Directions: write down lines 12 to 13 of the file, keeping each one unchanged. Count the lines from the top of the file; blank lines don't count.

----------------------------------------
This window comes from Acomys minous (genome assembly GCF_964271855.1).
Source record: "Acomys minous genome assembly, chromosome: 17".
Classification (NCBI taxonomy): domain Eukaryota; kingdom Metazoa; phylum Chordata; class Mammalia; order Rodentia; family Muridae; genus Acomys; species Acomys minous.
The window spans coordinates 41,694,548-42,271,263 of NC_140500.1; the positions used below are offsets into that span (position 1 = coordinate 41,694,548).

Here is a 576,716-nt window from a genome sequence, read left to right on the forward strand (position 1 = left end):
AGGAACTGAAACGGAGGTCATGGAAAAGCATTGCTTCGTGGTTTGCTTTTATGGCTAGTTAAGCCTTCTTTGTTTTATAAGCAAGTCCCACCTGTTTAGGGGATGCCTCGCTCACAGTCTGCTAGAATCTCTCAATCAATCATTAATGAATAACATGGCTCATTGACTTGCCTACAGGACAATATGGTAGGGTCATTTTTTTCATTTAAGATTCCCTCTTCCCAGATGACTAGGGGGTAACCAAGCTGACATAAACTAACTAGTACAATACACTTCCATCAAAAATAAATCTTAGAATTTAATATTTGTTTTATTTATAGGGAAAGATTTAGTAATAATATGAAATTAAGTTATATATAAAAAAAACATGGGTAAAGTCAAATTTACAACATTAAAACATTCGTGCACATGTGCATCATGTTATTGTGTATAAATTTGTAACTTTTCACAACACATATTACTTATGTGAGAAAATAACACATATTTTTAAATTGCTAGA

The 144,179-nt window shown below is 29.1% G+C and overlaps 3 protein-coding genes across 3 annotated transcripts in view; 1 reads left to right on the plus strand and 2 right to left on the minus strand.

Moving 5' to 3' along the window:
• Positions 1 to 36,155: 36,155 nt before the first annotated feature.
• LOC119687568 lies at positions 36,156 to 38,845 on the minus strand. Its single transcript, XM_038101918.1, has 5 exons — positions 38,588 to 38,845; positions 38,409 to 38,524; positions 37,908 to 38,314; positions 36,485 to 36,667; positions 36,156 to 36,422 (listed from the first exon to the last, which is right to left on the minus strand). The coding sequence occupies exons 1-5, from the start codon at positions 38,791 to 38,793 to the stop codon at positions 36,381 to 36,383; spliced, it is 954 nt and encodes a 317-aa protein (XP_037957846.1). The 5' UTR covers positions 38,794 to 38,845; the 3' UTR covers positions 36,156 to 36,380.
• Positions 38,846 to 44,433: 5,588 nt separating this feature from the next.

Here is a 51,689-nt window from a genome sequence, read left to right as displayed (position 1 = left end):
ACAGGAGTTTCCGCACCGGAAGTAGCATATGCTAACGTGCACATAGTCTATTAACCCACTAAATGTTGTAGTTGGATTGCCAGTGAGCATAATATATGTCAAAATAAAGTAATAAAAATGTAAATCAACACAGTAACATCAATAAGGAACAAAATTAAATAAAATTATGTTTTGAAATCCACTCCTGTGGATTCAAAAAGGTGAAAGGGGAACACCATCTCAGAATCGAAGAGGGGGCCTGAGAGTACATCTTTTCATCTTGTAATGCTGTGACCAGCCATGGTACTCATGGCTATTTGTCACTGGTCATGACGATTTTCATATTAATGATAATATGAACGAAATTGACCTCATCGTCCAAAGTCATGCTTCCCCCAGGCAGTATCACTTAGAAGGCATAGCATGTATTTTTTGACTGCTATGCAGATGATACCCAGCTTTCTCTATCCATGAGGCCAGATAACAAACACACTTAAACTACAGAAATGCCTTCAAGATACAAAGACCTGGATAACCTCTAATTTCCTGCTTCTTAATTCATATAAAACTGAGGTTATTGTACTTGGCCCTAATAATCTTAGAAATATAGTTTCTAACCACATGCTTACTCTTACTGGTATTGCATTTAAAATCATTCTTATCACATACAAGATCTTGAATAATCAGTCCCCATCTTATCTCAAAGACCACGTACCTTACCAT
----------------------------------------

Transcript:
Here is a 51,689-nt window from a genome sequence, read left to right as displayed (position 1 = left end):
ACAGGAGTTTCCGCACCGGAAGTAGCATATGCTAACGTGCACATAGTCTATTAACCCACTAAATGTTGTAGTTGGATTGCCAGTGAGCATAATATATGTCAAAATAAAGTAATAAAAATGTAAATCAACACAGTAACATCAATAAGGAACAAAATTAAATAAAATTATGTTTTGAAATCCACTCCTGTGGATTCAAAAAGGTGAAAGGGGAACACCATCTCAGAATCGAAGAGGGGGCCTGAGAGTACATCTTTTCATCTTGTAATGCTGTGACCAGCCATGGTACTCATGGCTATTTGTCACTGGTCATGACGATTTTCATATTAATGATAATATGAACGAAATTGACCTCATCGTCCAAAGTCATGCTTCCCCCAGGCAGTATCACTTAGAAGGCATAGCATGTATTTTTTGACTGCTATGCAGATGATACCCAGCTTTCTCTATCCATGAGGCCAGATAACAAACACACTTAAACTACAGAAATGCCTTCAAGATACAAAGACCTGGATAACCTCTAATTTCCTGCTTCTTAATTCATATAAAACTGAGGTTATTGTACTTGGCCCTAATAATCTTAGAAATATAGTTTCTAACCACATGCTTACTCTTACTGGTATTGCATTTAAAATCATTCTTATCACATACAAGATCTTGAATAATCAGTCCCCATCTTATCTCAAAGACCACGTACCTTACCAT